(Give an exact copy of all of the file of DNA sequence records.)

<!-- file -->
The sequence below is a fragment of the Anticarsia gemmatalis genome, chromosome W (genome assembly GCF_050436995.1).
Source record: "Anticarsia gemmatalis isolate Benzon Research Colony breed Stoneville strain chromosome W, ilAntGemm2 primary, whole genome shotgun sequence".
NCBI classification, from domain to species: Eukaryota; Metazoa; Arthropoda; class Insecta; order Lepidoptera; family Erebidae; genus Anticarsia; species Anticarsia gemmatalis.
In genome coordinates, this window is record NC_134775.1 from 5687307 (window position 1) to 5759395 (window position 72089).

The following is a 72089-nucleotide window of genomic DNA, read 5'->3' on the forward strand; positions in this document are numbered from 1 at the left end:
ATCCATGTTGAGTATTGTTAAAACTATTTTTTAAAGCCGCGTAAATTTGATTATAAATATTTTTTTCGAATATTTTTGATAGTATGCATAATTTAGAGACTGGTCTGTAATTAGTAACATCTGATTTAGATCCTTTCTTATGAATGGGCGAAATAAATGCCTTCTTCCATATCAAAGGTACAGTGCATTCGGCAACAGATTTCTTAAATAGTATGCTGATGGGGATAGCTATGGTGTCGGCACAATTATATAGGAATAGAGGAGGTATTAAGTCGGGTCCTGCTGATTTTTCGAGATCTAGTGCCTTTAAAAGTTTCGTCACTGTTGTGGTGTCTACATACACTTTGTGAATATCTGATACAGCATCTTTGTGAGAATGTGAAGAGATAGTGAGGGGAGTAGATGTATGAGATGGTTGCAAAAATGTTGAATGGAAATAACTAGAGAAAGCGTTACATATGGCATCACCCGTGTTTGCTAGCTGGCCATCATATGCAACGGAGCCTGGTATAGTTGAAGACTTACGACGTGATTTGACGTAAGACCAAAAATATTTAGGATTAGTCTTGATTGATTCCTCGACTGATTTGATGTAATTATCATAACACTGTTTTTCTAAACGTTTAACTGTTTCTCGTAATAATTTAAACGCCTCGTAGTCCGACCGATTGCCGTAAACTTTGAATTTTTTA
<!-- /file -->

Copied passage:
The sequence below is a fragment of the Anticarsia gemmatalis genome, chromosome W (genome assembly GCF_050436995.1).
Source record: "Anticarsia gemmatalis isolate Benzon Research Colony breed Stoneville strain chromosome W, ilAntGemm2 primary, whole genome shotgun sequence".
NCBI classification, from domain to species: Eukaryota; Metazoa; Arthropoda; class Insecta; order Lepidoptera; family Erebidae; genus Anticarsia; species Anticarsia gemmatalis.
In genome coordinates, this window is record NC_134775.1 from 5687307 (window position 1) to 5759395 (window position 72089).

The following is a 72089-nucleotide window of genomic DNA, read 5'->3' on the forward strand; positions in this document are numbered from 1 at the left end:
ATCCATGTTGAGTATTGTTAAAACTATTTTTTAAAGCCGCGTAAATTTGATTATAAATATTTTTTTCGAATATTTTTGATAGTATGCATAATTTAGAGACTGGTCTGTAATTAGTAACATCTGATTTAGATCCTTTCTTATGAATGGGCGAAATAAATGCCTTCTTCCATATCAAAGGTACAGTGCATTCGGCAACAGATTTCTTAAATAGTATGCTGATGGGGATAGCTATGGTGTCGGCACAATTATATAGGAATAGAGGAGGTATTAAGTCGGGTCCTGCTGATTTTTCGAGATCTAGTGCCTTTAAAAGTTTCGTCACTGTTGTGGTGTCTACATACACTTTGTGAATATCTGATACAGCATCTTTGTGAGAATGTGAAGAGATAGTGAGGGGAGTAGATGTATGAGATGGTTGCAAAAATGTTGAATGGAAATAACTAGAGAAAGCGTTACATATGGCATCACCCGTGTTTGCTAGCTGGCCATCATATGCAACGGAGCCTGGTATAGTTGAAGACTTACGACGTGATTTGACGTAAGACCAAAAATATTTAGGATTAGTCTTGATTGATTCCTCGACTGATTTGATGTAATTATCATAACACTGTTTTTCTAAACGTTTAACTGTTTCTCGTAATAATTTAAACGCCTCGTAGTCCGACCGATTGCCGTAAACTTTGAATTTTTTA